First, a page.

Peek Inside: Julie Paisley for AGLOW Magazine

Peek Inside: Julie Paisley for AGLOW Magazine

One of the beautiful things about shooting film is that it’s simple. When you shoot digital, you take the photos first, then you decide how to edit them, and then you still have to actually do the editing work. But when you shoot film, the finished look of your photos depends on the film stock you choose and how you meter. So you take the photos first and then send the film to the lab for processing. When your prints are in your hand, they are finished and require no further editing. Because film stock has such a big influence on the look of your finished prints, choosing your film stock is one of the most important steps in this process! There are so many choices of film stock that I couldn’t even list them all here. I’m going to share some of my favorite film stocks later, but it’s important for you to find your own voice and look. My advice then is to experiment with several different film stocks.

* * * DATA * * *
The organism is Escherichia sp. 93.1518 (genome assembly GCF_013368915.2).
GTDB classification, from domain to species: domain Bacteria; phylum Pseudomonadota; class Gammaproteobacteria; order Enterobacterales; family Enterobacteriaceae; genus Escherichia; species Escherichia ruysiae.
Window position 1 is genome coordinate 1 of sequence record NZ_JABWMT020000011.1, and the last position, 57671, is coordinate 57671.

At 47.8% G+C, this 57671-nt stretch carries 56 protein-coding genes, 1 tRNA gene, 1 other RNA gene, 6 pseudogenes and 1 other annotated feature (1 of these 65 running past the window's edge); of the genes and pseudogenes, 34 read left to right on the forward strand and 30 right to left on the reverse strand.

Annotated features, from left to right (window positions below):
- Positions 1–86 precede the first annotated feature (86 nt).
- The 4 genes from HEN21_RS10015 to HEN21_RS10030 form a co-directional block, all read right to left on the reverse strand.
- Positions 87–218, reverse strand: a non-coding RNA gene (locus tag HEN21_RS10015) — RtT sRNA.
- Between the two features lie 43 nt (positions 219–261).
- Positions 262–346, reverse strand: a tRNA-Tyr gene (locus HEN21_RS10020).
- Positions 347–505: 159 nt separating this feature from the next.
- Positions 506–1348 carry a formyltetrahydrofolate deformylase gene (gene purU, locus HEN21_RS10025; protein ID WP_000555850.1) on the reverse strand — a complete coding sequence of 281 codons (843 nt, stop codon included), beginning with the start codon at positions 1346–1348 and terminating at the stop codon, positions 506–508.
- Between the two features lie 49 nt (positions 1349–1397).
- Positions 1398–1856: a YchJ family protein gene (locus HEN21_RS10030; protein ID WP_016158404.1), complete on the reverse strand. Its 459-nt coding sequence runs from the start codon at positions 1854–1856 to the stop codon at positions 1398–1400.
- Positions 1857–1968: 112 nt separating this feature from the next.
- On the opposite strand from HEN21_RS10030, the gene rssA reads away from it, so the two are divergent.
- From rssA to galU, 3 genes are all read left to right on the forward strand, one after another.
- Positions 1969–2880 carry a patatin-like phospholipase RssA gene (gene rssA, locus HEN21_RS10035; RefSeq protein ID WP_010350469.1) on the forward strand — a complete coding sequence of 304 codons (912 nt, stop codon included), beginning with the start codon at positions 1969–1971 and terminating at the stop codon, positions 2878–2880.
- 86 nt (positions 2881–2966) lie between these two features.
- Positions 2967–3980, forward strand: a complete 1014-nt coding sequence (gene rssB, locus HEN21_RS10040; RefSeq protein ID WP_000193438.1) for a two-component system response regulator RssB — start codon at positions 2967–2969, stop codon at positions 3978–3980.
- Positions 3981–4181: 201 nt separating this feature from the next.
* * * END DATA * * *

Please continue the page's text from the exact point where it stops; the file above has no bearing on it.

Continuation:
Shooting film requires plenty of trial and error, but the best way to find your style is to try, try, try. Nix the film stocks you don’t love and slowly narrow your favorites over time. You might be tempted to use a certain film stock because someone else uses it and you like their work, but you’ll have the most success (and fun!) when you experiment, take notes, and make mistakes. This is how you learn. It doesn’t happen overnight, but it’s a very rewarding process. I promise!

Choosing the right film stock is important, but how you meter also affects your finished prints. Film for the most part needs to be overexposed and by “rating” your film, you change your ISO to give a degree of overexposure to achieve the look you want. Film needs light, so if it’s underexposed, there is no saving it. Always err on the side of caution, and remember that overexposing is always better than underexposing.  JULIE-PAISLEY-PHOTOGRAPHY

Camera recommendations

Nikon FM3a - This camera is great for beginners and current Nikon shooters. If you already own Nikon lenses, they will work with the FM3a. It’s not a camera you’ll outgrow anytime soon. Production of this camera stopped in 2006, but you can still grab a used body for around $900.